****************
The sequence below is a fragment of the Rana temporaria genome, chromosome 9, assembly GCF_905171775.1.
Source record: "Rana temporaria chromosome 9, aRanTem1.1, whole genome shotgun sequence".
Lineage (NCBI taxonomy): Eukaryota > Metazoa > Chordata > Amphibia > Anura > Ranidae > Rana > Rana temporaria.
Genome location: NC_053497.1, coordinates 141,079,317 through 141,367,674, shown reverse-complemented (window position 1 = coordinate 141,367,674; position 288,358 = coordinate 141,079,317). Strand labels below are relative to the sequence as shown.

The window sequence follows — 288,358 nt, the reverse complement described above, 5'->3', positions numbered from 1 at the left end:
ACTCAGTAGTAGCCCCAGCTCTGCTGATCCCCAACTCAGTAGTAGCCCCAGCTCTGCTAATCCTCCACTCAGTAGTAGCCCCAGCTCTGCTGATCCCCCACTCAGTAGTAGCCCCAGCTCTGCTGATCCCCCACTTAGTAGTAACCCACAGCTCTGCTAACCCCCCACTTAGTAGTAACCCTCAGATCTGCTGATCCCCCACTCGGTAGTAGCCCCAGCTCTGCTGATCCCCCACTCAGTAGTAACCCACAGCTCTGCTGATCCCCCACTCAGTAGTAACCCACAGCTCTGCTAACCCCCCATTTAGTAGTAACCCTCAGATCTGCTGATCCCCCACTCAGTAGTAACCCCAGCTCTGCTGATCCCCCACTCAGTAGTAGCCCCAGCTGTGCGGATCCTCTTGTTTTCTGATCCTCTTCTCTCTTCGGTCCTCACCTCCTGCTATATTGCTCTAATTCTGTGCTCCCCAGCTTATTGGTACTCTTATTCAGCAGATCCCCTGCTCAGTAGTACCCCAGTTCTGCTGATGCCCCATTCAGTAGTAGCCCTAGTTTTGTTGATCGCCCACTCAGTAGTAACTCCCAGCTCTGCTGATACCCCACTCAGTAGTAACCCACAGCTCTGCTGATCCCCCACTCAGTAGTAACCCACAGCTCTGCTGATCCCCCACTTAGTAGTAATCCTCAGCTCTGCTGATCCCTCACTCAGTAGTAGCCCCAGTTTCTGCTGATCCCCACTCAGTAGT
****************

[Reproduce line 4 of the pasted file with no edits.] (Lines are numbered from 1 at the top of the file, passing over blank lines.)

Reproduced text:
Genome location: NC_053497.1, coordinates 141,079,317 through 141,367,674, shown reverse-complemented (window position 1 = coordinate 141,367,674; position 288,358 = coordinate 141,079,317). Strand labels below are relative to the sequence as shown.